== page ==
Karen Buck

Working hard for Westminster North

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My view on forced academisation


The Labour Party recently used an Opposition Day to hold a debate on the Government’s Schools White Paper.

The White Paper set out plans to require all schools to become academies by 2022. It also proposes that schools should no longer be required to reserve places on their governing boards for elected parent governors. I believe that these plans are deeply flawed. The debate provided an opportunity to air the concerns of parents, communities, heads, teachers and others and called on the Government to put the proposals on hold. Such was the public disquiet with these proposals (which did not appear in the Conservative manifesto during last year’s general election) that the government has now been obliged to draw back on the intention to require universal Academisation by a specific date. However the intention in the long run to make all schools become Academies remains.

I am concerned that the Government’s plans for all schools to become academies constitute a costly and unnecessary reorganisation of the school system. We need to build a school system that provides an excellent education for all children regardless of school type and there is no evidence that academisation in and of itself leads to school improvement. There are outstanding academies and excellent community schools, but also poor examples of both. Furthermore, the vast majority of schools affected by this policy will be primary schools, over 80 per cent of which are already rated good and outstanding.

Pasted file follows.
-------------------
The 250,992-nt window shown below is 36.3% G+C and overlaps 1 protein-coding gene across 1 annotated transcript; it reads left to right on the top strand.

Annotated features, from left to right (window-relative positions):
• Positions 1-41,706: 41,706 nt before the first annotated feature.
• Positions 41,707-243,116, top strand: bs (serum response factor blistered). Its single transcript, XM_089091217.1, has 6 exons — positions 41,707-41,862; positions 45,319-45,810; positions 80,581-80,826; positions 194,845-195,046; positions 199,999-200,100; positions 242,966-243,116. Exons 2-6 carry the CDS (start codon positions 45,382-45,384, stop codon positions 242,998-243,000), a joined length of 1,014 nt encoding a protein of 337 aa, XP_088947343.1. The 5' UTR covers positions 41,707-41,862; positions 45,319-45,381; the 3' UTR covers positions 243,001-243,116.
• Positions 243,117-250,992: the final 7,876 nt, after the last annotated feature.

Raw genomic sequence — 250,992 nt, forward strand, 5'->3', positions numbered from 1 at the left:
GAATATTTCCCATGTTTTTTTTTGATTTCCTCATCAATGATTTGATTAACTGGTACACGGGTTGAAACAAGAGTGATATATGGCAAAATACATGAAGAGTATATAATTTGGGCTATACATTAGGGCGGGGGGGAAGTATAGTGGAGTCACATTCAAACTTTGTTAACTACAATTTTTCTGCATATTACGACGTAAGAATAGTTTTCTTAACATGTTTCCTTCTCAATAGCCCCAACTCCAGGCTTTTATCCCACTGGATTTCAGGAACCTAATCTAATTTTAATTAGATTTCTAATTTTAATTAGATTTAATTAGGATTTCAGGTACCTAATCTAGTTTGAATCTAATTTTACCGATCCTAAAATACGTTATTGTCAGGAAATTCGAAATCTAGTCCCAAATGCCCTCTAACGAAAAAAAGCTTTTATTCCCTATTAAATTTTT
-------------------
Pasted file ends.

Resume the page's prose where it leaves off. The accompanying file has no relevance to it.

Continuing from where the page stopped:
During the debate I was able to raise the particular point that, with schools facing a 7/8% cut in real terms funding over the next 4 years (and possibly more in London if planned changes to the distribution of funding go ahead) this is the worst possible time to be diverting time, energy and anything up to £1 billion on structural change.

The pressing problems facing schools today include teacher shortages and morale and major overhauls of curriculums, exams and assessment. We should not be diverting money and effort away from these issues, which are far more relevant to raising standards than whether schools operate under the auspices of an academy or not. In addition, I believe that the option to do away with parent governors from school governing bodies is a highly retrograde step which will reduce the genuine involvement of parents and communities in local schools.

 So ‘thank you’ to all those who wrote  to me about this very important issue and please be assured that my colleagues and I will continue to oppose the Government's plans and do all I can to ensure that parents, children and communities are at the heart of decisions on our schools.

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